Reply Score: 2

Googlesaurus Member since:
2005-10-19

"Actually there is. *cough*IBM*cough*"

Actually IBM wouldn't have a prayer of fighting this one. They didn't invent it, and don't own it. Even if MS didn't invent it, they damn sure own the rights.

This patent was filed many months ago. IBM chose to not contest a single sentence of it. If they would have had a valid claim, they would have certainly taken steps to block it. (cheaper to block it, than fight it in court)
*cough*

Reply Score: 1

Hands Member since:
2005-06-30

Actually, IBM would have a prayer of fighting this one. Prior art isn't the only reason for invalidating a patent or royalty claims. IBM has a Linux product which they probably want to protect. It may not be for altruistic reasons, but IBM does have some interest in the well-being of Linux.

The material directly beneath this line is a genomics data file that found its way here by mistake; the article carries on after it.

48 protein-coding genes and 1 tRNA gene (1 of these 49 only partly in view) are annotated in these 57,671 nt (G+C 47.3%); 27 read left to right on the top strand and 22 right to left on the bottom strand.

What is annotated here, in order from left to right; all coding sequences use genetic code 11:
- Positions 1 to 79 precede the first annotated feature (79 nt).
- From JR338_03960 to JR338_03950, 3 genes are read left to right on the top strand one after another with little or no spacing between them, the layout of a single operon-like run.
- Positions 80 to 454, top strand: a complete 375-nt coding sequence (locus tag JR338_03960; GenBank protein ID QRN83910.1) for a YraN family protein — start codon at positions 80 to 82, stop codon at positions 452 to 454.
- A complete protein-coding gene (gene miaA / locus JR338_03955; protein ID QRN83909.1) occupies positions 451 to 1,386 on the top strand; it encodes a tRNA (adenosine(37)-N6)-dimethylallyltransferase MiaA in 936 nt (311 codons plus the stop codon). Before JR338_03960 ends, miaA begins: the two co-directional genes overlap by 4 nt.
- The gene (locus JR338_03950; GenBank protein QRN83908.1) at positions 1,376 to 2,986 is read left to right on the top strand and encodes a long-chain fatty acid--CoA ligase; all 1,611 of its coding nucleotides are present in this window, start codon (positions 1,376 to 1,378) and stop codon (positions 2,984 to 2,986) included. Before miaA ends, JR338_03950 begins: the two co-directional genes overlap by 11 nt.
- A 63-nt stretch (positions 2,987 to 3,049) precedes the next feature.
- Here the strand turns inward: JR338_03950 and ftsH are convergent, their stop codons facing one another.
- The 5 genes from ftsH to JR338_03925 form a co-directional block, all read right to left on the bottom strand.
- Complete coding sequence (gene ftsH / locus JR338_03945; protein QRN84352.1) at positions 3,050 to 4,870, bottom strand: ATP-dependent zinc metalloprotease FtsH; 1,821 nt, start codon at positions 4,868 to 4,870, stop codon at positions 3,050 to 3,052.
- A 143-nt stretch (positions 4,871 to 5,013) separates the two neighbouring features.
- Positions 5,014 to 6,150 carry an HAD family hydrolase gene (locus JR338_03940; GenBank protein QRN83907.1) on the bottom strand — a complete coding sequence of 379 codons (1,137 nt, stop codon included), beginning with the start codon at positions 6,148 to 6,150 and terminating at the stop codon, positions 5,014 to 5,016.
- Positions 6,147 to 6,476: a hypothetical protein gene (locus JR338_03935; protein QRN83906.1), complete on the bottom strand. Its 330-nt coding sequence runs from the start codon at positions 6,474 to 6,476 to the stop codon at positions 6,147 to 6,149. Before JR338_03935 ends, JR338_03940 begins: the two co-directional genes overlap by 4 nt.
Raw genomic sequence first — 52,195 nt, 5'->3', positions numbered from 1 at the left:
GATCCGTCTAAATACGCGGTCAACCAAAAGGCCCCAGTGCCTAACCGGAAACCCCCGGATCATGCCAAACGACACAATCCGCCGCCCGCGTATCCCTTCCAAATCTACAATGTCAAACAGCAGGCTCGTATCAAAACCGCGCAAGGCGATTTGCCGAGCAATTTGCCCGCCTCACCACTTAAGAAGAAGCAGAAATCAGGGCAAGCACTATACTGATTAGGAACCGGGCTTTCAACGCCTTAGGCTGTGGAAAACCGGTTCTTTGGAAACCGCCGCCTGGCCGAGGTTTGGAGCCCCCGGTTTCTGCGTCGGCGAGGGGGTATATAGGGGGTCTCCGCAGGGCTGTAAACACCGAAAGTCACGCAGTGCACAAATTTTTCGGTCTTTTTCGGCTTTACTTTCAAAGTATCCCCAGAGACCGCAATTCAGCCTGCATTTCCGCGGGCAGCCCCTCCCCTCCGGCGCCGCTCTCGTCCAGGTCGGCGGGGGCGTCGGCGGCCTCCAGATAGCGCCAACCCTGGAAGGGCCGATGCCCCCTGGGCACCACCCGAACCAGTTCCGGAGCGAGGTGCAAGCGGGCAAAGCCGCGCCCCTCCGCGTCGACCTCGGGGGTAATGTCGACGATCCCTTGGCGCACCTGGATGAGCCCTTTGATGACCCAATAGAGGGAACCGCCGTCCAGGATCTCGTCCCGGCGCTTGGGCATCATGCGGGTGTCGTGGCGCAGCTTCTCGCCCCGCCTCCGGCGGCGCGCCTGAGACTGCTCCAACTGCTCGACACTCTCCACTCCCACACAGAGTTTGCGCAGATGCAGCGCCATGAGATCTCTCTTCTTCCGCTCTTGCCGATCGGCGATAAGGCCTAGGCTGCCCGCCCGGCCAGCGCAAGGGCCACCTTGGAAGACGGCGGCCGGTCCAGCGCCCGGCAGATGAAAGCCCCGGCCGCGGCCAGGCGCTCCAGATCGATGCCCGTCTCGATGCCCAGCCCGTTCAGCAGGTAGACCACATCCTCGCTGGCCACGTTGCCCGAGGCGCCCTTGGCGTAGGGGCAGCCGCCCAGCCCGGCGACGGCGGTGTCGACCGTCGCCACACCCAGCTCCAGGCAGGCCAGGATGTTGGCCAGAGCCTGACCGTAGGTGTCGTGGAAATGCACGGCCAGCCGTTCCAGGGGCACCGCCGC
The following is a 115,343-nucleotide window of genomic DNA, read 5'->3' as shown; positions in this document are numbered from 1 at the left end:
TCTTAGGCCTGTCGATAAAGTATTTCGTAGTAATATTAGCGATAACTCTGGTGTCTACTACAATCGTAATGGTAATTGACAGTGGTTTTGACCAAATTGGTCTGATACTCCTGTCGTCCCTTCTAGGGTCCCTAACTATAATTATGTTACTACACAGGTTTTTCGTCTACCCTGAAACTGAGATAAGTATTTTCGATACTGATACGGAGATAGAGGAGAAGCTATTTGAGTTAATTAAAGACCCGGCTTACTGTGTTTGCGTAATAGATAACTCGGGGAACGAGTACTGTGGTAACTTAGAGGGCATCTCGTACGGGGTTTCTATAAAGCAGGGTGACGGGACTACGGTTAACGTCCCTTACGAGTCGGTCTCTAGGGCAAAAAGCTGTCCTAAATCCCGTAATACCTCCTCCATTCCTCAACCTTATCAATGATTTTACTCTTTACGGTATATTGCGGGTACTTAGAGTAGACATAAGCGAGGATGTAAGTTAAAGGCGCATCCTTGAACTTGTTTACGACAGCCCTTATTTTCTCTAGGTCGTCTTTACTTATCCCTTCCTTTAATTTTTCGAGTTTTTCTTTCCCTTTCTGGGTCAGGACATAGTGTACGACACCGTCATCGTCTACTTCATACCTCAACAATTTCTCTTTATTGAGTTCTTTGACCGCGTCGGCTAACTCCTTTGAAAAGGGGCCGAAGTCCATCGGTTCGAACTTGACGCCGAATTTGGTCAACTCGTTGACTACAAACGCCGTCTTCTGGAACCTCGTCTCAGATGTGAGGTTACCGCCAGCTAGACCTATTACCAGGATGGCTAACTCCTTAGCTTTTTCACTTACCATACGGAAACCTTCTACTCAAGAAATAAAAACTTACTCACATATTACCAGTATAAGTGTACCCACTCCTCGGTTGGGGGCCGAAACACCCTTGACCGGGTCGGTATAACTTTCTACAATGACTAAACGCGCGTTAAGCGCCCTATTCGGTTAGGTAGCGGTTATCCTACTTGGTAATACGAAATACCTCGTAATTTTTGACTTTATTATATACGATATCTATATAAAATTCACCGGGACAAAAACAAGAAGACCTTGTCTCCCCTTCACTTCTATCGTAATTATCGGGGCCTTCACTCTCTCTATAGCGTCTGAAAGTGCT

The fact that MS allowed FAT to become widely adopted by various industries before they started demanding royalties means that even without prior art there other legal protections for those who were using FAT before MS asked for royalties.

Reply Score: 1

walterbyrd Member since:
2005-12-31

>>IBM has a Linux product which they probably want to protect. <<

IBM does not have a linux distro, or any other linux "product" that I know of. IBM does make a lot of money supporting the linux products of other companies.

Reply Score: 1

Hands Member since:
2005-06-30

I didn't in any way state that IBM has a Linux distro. Just because they don't package their own distro is irrelevant. I would consider support a product. Whether you do or not is semantics. The point is that IBM derives revenue from supporting Linux.

Reply Score: 1

Wrawrat Member since:
2005-06-30